As regards men in highly-paid positions, bear in mind that most of these men are married to women who benefit enormously from the high salaries earned by their husbands. It's well documented that, when looking for a partner, women pay close attention to income and social status. When was the last time you heard of a female translator, or lawyer, or doctor marrying a guy that worked in McDonald s or Burger King? It rarely happens.
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Askar Usin
 

Becca Resnik  Identity Verified
United States
Member
German to English
+ ...
. Oct 2

Gerard Barry wrote:

@Jocelin Meunier: Again, your're ignoring blue-collar work in your assessment. For every man in a top position in politics, banking or the military (all highly stressful by the way with lots of responsibility), there are many more working in lower-paid, physically demanding jobs (construction, for example). Do you not notice these men? Do they not matter? Is their work not important? I can only presume that the reason you ignore these kinds of jobs when discussing this issue is because - like most translators - you come from a white-collar family background where the concerns of the working classes were and still are completely irrelevant, hence the nitpicking obsession over female representation in elite, highly-paid fields at the expense of a more holistic take on things.

As regards men in highly-paid positions, bear in mind that most of these men are married to women who benefit enormously from the high salaries earned by their husbands. It's well documented that, when looking for a partner, women pay close attention to income and social status. When was the last time you heard of a female translator, or lawyer, or doctor marrying a guy that worked in McDonald s or Burger King? It rarely happens.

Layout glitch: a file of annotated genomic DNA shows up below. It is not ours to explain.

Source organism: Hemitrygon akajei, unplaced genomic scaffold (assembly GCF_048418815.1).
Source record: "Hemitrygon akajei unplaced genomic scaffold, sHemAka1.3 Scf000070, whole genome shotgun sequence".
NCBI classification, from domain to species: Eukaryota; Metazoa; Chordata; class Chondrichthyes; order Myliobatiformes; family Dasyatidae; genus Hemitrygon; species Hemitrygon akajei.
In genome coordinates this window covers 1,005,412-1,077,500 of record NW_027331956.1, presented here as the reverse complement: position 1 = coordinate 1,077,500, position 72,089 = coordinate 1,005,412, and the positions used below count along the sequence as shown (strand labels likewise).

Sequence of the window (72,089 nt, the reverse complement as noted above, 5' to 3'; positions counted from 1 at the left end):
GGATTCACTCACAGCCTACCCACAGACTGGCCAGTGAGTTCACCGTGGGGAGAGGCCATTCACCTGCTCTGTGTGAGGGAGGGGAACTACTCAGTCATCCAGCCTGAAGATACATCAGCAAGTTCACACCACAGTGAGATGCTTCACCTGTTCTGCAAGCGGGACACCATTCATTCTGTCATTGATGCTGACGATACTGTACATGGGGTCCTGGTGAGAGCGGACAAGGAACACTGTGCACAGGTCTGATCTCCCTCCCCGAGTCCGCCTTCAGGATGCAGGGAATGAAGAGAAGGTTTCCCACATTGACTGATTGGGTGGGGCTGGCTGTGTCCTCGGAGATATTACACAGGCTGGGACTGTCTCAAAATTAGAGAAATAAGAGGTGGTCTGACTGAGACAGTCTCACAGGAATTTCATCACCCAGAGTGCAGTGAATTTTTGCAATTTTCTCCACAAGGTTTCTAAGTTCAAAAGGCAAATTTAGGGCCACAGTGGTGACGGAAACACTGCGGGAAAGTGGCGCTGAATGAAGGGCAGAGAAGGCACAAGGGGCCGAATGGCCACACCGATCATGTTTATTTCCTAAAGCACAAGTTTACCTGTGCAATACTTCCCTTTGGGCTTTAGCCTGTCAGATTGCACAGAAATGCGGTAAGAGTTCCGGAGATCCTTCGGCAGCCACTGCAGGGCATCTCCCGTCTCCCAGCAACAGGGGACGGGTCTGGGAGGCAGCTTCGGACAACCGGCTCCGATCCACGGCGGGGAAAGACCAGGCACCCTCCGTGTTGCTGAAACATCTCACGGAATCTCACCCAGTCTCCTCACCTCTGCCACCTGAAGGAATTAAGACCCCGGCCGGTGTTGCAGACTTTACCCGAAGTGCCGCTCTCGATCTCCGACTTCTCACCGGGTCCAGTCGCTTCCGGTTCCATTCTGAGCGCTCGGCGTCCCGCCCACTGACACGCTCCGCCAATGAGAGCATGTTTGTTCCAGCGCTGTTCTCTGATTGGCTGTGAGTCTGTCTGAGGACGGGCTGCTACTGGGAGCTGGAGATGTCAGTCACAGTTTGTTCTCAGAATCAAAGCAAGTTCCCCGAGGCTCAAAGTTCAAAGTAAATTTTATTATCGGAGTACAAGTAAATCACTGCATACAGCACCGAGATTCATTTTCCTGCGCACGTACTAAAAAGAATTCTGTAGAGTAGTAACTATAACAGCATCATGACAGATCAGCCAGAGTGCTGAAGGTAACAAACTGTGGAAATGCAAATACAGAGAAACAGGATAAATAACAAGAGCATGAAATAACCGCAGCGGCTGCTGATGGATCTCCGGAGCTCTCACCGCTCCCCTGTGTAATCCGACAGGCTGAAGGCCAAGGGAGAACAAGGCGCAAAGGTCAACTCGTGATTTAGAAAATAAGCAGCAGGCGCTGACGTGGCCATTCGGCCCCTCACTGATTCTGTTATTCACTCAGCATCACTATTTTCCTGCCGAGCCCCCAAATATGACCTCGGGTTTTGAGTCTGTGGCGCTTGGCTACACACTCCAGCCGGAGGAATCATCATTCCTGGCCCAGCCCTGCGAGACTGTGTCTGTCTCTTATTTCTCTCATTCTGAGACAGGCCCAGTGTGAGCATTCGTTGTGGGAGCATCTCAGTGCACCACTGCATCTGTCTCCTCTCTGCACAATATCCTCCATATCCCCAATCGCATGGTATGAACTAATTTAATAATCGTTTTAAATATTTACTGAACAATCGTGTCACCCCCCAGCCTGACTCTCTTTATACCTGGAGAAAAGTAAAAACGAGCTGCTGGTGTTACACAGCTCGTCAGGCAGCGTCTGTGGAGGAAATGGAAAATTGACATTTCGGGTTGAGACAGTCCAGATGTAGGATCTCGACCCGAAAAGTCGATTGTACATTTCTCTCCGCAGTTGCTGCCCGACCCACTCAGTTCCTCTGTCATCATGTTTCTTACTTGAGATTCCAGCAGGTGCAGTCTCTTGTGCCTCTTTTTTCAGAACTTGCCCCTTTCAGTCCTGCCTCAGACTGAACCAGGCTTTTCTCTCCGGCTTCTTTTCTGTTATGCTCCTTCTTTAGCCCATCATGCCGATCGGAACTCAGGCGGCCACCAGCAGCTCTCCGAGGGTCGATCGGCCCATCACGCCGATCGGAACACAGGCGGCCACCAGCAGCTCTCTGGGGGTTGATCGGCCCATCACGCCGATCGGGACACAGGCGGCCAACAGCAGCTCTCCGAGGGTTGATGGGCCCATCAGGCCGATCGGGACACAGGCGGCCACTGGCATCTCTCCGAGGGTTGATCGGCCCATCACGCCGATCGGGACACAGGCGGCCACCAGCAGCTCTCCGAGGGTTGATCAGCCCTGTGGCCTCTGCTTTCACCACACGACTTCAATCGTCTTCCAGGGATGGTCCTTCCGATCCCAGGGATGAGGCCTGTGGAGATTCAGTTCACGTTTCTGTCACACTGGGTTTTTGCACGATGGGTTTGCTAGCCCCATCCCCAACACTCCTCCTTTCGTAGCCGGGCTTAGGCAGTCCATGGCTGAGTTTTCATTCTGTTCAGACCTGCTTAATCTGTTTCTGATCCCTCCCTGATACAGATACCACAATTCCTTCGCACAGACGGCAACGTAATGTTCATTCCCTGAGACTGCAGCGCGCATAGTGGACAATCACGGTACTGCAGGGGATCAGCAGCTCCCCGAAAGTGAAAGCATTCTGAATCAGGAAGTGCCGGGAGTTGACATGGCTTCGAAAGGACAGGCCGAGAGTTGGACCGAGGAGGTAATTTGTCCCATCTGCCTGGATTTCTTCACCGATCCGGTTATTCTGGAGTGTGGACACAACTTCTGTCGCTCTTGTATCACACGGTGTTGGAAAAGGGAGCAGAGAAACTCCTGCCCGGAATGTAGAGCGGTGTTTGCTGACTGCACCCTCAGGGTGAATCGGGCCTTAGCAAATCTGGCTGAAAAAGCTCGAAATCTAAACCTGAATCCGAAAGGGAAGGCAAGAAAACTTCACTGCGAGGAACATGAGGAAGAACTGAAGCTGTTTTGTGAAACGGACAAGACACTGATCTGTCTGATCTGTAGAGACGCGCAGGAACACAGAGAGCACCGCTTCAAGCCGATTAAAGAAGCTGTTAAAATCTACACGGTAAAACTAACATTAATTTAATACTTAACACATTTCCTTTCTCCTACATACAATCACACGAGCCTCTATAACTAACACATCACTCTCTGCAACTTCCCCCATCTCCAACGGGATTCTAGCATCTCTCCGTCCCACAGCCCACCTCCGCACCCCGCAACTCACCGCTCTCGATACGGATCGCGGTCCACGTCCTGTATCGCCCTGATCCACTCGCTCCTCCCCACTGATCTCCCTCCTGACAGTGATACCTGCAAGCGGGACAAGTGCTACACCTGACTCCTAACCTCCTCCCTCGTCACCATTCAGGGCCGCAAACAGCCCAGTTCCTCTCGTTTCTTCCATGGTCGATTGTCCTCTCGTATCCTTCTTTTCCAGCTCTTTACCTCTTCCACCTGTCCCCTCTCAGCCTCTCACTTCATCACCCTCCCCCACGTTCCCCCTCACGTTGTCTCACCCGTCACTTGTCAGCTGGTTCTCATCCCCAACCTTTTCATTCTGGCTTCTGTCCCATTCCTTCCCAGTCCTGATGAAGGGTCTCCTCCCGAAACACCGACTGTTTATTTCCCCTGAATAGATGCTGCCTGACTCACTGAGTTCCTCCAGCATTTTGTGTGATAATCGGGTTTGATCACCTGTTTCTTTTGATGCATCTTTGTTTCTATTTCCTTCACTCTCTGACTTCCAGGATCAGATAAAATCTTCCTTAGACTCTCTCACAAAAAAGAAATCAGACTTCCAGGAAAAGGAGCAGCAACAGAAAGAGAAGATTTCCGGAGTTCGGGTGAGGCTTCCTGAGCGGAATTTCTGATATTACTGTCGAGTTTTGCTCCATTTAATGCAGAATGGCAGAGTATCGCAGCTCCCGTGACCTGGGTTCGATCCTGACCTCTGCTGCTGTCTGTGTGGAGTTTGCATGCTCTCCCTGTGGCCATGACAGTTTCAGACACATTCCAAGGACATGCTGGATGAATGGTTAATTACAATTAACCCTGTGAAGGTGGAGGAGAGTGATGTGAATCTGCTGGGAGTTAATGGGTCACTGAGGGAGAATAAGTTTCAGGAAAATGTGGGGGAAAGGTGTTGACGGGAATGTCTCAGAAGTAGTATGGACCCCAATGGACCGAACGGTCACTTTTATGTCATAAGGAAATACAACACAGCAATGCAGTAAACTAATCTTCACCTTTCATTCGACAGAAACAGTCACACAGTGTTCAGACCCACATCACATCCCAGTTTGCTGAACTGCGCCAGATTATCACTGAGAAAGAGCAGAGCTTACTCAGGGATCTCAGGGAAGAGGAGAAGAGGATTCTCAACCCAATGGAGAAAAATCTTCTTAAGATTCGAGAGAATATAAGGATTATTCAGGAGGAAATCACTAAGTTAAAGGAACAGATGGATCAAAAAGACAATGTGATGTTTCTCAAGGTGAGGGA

Equally overlooked is how much those men benefit enormously from the women who married them. Aside from the most wealthy, who hire caretakers, these women often do the behind-the-scenes work that allows these men to be where they are in business. They raise the children, take care of the house, and very often balance the books, maintain files, etc. Do they not matter? Is their work not important?

Note that, despite the stereotype that all modern women are saying this arrangement is "wrong," I am not. I believe that whatever arrangement is agreed upon and/or works for the couple is fine, whether that's one supporting the other financially and the other running the house, both earning an income, or whatever else. I'm just pointing out that there is another side to the story that is often left out. It is easy to forget what the women are contributing in these stereotypical/traditional households, as they are not paid for this work. I really get it. But it's an important part of the story.

[Edited at 2020-10-02 13:03 GMT]


Jocelin Meunier
P.L.F.Persio
Dan Lucas
Rachel Waddington
Sandra & Kenneth Grossman
Sarah Maidstone
 

Chris S  Identity Verified
United Kingdom
Swedish to English
+ ...
@Gerard Oct 2

You still haven't given any examples of sexism in the translation industry or in your own experience. As things stand, it seems you just want to argue for the sake of it.

I can't help feeling that if you're as aggressive at work as you keep coming across here, it's not surprising that you feel an outsider and might have rubbed someone up the wrong way to the point where they take pleasure in overcorrecting your work...


Zibow Retailleau
Jocelin Meunier
Sheila Wilson
P.L.F.Persio
Dan Lucas
expressisverbis
Becca Resnik
 

Gerard Barry
Germany
Local time: 19:51
German to English
TOPIC STARTER
I agree with you, Becca Oct 2

@Becca:

Of course the work performed by housewives matters. I never said it didn't. It's precisely because I value the work performed by housewives (be they full or part time) that I despise the whole "diversity" agenda in companies as it ignores female (and male) preferences with regards to who goes out to work, who runs the household and who does most of the child-rearing, etc. I've read about studies that show most mothers want to strike a balance between working outside the home
... See more
@Becca: